Rural hospitals are an integral part of our nation’s healthcare infrastructure, providing critical services – from primary to long-term care – for nearly 57 million Americans. Recent years have presented countless challenges for rural hospitals. Factors such as rising cost of care, increased competition, lower reimbursement rates, unbalanced payer populations, reduced patient volume, uncompensated care, increasing labor costs and increased regulation have constricted operating margins for rural hospitals.
These challenges require hospitals to focus on efficiency to survive. While most savings initiatives focus on revenue cycle and care partnerships, our experience working with hospitals has uncovered innovative approaches to reducing the administrative load of Health Information Management (HIM) departments. The following are five ideas rural hospitals should consider to reduce their Information Management expense.
Don’t keep physical records longer than required. Many rural hospitals keep physical records for too long because of the way they are organized. For example, medical charts are commonly stored alphabetically or by medical record number. Mixing records of varying retention extends the amount of time a given record set is stored. Generally, organizations don't have a file level inventory of the records they have, making it hard to find records when they are needed and almost impossible to keep up with retention. The complexity of retention laws makes the problem worse, as the risk of making a mistake is very high, so most HIM teams choose indefinite storage as a default retention period. Upfront discovery enables you to keep the most useful information and offload older records that are already eligible for destruction, lowering management cost, reducing risk, and improving compliance. Additionally, employee productivity is boosted, as maintaining legacy records systems often requires additional staff to support paper-driven processes. Optimizing retention can also help you reclaim valuable clinical space to generate revenue.
Ongoing costs associated with legacy record sets aren’t limited to paper form. Many hospitals have used more than one electronic medical record (EMR) system. As hospitals and their technology needs evolve, EMR and business software system upgrades are necessary. Legacy systems aren’t actively used going forward, but retention requirements and access needs for the legacy data remain. Maintaining old systems comes at the expense of software licenses, occupying costly and energy-consuming IT space, along with technical support staff. Cariend can extract data from proprietary systems for management by our HIPAA-compliant solution, eliminating the complexity of straddling multiple systems and reducing the expense of ongoing licensing and maintenance.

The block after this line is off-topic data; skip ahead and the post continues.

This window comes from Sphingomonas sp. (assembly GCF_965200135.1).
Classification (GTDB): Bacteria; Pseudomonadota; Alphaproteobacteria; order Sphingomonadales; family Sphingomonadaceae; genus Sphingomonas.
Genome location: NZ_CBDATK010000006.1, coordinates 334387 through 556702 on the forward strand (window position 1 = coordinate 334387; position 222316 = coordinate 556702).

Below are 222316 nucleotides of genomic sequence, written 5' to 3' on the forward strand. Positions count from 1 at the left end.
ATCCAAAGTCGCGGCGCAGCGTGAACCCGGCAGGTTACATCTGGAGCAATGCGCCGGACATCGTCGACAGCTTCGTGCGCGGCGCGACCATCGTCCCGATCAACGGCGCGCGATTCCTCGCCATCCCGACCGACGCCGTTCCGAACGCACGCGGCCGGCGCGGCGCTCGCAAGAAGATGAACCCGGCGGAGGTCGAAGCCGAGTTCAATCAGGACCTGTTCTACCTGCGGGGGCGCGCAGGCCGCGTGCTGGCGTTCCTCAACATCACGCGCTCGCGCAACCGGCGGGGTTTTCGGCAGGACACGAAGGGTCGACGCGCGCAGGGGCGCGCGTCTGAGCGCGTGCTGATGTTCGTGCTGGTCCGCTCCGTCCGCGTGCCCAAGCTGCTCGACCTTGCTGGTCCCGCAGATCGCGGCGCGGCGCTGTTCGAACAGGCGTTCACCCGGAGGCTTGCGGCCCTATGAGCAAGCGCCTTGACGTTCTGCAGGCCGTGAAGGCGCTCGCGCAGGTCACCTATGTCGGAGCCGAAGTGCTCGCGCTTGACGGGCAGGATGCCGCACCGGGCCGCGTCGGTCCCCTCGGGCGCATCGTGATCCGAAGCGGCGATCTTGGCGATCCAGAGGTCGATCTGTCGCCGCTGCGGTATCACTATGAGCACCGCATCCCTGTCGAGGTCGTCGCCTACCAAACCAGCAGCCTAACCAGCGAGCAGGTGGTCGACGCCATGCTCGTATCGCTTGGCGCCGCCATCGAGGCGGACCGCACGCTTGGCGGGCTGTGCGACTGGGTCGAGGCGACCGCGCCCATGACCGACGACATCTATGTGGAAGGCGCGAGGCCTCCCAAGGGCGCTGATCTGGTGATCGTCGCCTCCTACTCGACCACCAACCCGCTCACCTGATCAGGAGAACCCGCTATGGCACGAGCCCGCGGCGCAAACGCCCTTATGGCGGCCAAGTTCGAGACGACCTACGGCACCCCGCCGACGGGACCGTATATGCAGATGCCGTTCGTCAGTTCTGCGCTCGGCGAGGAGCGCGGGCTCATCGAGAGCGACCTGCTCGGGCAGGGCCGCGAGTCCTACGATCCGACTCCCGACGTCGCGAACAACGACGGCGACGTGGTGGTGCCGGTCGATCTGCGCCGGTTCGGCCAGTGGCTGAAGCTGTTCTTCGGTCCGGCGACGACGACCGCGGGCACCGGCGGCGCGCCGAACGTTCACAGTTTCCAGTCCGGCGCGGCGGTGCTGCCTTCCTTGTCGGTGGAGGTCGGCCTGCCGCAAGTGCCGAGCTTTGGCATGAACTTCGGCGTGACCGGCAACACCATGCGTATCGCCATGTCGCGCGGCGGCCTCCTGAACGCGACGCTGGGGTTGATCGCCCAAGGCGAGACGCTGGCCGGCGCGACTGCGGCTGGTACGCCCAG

Retention laws in most states require medical records to be held for much longer than most are typically needed for effective continuity of care. Streamlining Release of Information (ROI) can both reduce expenses and improve outcomes. Offloading older, less frequently accessed records while keeping more recent records close at hand, is an effective way to balance compliance, costs, and patient care. In many cases, ROI services generate little to no revenue, as the ability to charge patients for records requests is limited by statute, and the cost of payroll, benefits, software, storage, and other overhead costs to run the program exceeds the revenue it generates. Outsourcing the older, less productive component of your records and associated ROI can significantly reduce your administrative load and costs, while maintaining patient care.
Scanning can become a black hole for payroll if not managed properly. Digitization is important to fully adopt your EMR, access records remotely, and eliminate delays in patient care due to misplaced charts or incomplete health information. However, the way you scan is important. First, you should consider what you scan, and when. By prioritizing files you need to access frequently or on an ongoing basis, you will reduce the labor required to clean up a backlog of paper. Using this strategic approach, you may find that some records will meet their retention before you even scan them, while other records may never be needed. These can be managed with a scan-on-demand process, in which you only incur the cost of scanning when you need the file. As you review your scanning strategy, review outsourced solutions. Workforce participation is at an all-time low, and labor shortages across industries, especially healthcare, are at an all-time high. Outsourcing can speed up the timeline to complete a scanning project and reduce your need for full-time employees once your conversion is complete.
Audit your use of in-house space and outside storage to manage both hardcopy records and the systems used to maintain electronic records. You can repurpose in-house storage space for revenue generating activities. Additionally, external space such as rented warehouses and storage units increases the risk of a breach and the cost for your staff to maintain and access the records. Often the facilities team bears the brunt of this management expense. By optimizing internal space and eliminating external storage, you can both reduce expenses and increase compliance.